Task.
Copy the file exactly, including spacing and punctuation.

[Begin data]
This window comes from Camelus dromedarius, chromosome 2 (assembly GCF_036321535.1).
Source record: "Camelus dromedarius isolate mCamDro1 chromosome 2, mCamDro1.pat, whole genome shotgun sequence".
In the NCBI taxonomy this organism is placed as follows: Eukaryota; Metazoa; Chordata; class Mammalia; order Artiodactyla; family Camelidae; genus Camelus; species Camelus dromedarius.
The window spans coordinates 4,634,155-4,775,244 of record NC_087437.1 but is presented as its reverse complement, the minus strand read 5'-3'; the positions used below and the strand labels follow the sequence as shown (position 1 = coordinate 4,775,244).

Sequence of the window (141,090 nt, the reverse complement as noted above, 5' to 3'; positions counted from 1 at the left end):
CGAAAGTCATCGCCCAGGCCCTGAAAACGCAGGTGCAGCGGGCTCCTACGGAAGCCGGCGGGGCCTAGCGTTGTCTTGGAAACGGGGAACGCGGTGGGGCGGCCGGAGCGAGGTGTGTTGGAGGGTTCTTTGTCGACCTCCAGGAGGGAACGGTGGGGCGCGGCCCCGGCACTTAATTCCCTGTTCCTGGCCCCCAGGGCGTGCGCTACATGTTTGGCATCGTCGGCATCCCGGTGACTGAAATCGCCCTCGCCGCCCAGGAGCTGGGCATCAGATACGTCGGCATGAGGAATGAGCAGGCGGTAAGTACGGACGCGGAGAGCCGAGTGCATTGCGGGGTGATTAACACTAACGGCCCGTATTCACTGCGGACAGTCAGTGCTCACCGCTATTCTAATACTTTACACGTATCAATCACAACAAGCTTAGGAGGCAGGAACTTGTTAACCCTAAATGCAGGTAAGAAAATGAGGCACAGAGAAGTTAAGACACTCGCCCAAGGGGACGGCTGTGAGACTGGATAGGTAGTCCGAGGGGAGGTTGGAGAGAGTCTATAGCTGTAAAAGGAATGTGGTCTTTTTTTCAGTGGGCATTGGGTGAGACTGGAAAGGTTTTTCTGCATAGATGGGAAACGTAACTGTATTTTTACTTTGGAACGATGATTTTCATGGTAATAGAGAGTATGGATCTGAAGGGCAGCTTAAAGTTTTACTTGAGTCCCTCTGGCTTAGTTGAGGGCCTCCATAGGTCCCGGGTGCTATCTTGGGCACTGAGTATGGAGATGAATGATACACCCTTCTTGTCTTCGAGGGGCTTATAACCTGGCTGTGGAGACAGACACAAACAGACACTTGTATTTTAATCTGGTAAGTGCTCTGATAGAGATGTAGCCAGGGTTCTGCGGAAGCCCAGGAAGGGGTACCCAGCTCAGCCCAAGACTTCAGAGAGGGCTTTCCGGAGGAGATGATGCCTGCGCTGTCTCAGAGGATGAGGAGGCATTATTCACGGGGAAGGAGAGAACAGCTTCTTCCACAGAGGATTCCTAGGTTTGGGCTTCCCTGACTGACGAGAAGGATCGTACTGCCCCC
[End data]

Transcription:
This window comes from Camelus dromedarius, chromosome 2 (assembly GCF_036321535.1).
Source record: "Camelus dromedarius isolate mCamDro1 chromosome 2, mCamDro1.pat, whole genome shotgun sequence".
In the NCBI taxonomy this organism is placed as follows: Eukaryota; Metazoa; Chordata; class Mammalia; order Artiodactyla; family Camelidae; genus Camelus; species Camelus dromedarius.
The window spans coordinates 4,634,155-4,775,244 of record NC_087437.1 but is presented as its reverse complement, the minus strand read 5'-3'; the positions used below and the strand labels follow the sequence as shown (position 1 = coordinate 4,775,244).

Sequence of the window (141,090 nt, the reverse complement as noted above, 5' to 3'; positions counted from 1 at the left end):
CGAAAGTCATCGCCCAGGCCCTGAAAACGCAGGTGCAGCGGGCTCCTACGGAAGCCGGCGGGGCCTAGCGTTGTCTTGGAAACGGGGAACGCGGTGGGGCGGCCGGAGCGAGGTGTGTTGGAGGGTTCTTTGTCGACCTCCAGGAGGGAACGGTGGGGCGCGGCCCCGGCACTTAATTCCCTGTTCCTGGCCCCCAGGGCGTGCGCTACATGTTTGGCATCGTCGGCATCCCGGTGACTGAAATCGCCCTCGCCGCCCAGGAGCTGGGCATCAGATACGTCGGCATGAGGAATGAGCAGGCGGTAAGTACGGACGCGGAGAGCCGAGTGCATTGCGGGGTGATTAACACTAACGGCCCGTATTCACTGCGGACAGTCAGTGCTCACCGCTATTCTAATACTTTACACGTATCAATCACAACAAGCTTAGGAGGCAGGAACTTGTTAACCCTAAATGCAGGTAAGAAAATGAGGCACAGAGAAGTTAAGACACTCGCCCAAGGGGACGGCTGTGAGACTGGATAGGTAGTCCGAGGGGAGGTTGGAGAGAGTCTATAGCTGTAAAAGGAATGTGGTCTTTTTTTCAGTGGGCATTGGGTGAGACTGGAAAGGTTTTTCTGCATAGATGGGAAACGTAACTGTATTTTTACTTTGGAACGATGATTTTCATGGTAATAGAGAGTATGGATCTGAAGGGCAGCTTAAAGTTTTACTTGAGTCCCTCTGGCTTAGTTGAGGGCCTCCATAGGTCCCGGGTGCTATCTTGGGCACTGAGTATGGAGATGAATGATACACCCTTCTTGTCTTCGAGGGGCTTATAACCTGGCTGTGGAGACAGACACAAACAGACACTTGTATTTTAATCTGGTAAGTGCTCTGATAGAGATGTAGCCAGGGTTCTGCGGAAGCCCAGGAAGGGGTACCCAGCTCAGCCCAAGACTTCAGAGAGGGCTTTCCGGAGGAGATGATGCCTGCGCTGTCTCAGAGGATGAGGAGGCATTATTCACGGGGAAGGAGAGAACAGCTTCTTCCACAGAGGATTCCTAGGTTTGGGCTTCCCTGACTGACGAGAAGGATCGTACTGCCCCC